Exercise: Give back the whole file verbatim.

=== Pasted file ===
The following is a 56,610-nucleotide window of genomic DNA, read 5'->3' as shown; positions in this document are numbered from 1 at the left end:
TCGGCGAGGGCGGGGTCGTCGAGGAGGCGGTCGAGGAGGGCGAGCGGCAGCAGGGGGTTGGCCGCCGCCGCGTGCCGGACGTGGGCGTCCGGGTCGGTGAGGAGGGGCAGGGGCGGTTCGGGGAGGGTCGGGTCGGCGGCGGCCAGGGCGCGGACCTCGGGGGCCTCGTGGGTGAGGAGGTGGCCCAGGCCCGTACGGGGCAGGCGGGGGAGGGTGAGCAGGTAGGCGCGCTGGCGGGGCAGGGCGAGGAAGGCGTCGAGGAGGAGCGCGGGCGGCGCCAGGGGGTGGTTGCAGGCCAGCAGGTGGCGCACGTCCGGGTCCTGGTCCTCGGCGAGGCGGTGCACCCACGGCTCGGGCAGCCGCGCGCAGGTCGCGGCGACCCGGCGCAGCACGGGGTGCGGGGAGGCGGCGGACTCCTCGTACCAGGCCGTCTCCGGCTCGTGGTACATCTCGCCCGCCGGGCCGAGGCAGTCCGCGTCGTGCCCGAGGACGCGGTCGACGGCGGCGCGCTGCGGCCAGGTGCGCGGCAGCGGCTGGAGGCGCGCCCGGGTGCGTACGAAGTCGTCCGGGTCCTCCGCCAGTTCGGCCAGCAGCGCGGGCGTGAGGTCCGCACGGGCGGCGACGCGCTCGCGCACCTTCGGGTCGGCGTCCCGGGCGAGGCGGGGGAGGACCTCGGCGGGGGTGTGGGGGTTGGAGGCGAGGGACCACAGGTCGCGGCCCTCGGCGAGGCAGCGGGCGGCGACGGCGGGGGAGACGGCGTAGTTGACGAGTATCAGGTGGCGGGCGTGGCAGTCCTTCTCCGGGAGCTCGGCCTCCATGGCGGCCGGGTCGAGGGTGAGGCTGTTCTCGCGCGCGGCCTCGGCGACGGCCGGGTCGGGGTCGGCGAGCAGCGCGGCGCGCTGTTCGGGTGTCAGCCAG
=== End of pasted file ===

The following is a 56,610-nucleotide window of genomic DNA, read 5'->3' as shown; positions in this document are numbered from 1 at the left end:
TCGGCGAGGGCGGGGTCGTCGAGGAGGCGGTCGAGGAGGGCGAGCGGCAGCAGGGGGTTGGCCGCCGCCGCGTGCCGGACGTGGGCGTCCGGGTCGGTGAGGAGGGGCAGGGGCGGTTCGGGGAGGGTCGGGTCGGCGGCGGCCAGGGCGCGGACCTCGGGGGCCTCGTGGGTGAGGAGGTGGCCCAGGCCCGTACGGGGCAGGCGGGGGAGGGTGAGCAGGTAGGCGCGCTGGCGGGGCAGGGCGAGGAAGGCGTCGAGGAGGAGCGCGGGCGGCGCCAGGGGGTGGTTGCAGGCCAGCAGGTGGCGCACGTCCGGGTCCTGGTCCTCGGCGAGGCGGTGCACCCACGGCTCGGGCAGCCGCGCGCAGGTCGCGGCGACCCGGCGCAGCACGGGGTGCGGGGAGGCGGCGGACTCCTCGTACCAGGCCGTCTCCGGCTCGTGGTACATCTCGCCCGCCGGGCCGAGGCAGTCCGCGTCGTGCCCGAGGACGCGGTCGACGGCGGCGCGCTGCGGCCAGGTGCGCGGCAGCGGCTGGAGGCGCGCCCGGGTGCGTACGAAGTCGTCCGGGTCCTCCGCCAGTTCGGCCAGCAGCGCGGGCGTGAGGTCCGCACGGGCGGCGACGCGCTCGCGCACCTTCGGGTCGGCGTCCCGGGCGAGGCGGGGGAGGACCTCGGCGGGGGTGTGGGGGTTGGAGGCGAGGGACCACAGGTCGCGGCCCTCGGCGAGGCAGCGGGCGGCGACGGCGGGGGAGACGGCGTAGTTGACGAGTATCAGGTGGCGGGCGTGGCAGTCCTTCTCCGGGAGCTCGGCCTCCATGGCGGCCGGGTCGAGGGTGAGGCTGTTCTCGCGCGCGGCCTCGGCGACGGCCGGGTCGGGGTCGGCGAGCAGCGCGGCGCGCTGTTCGGGTGTCAGCCAG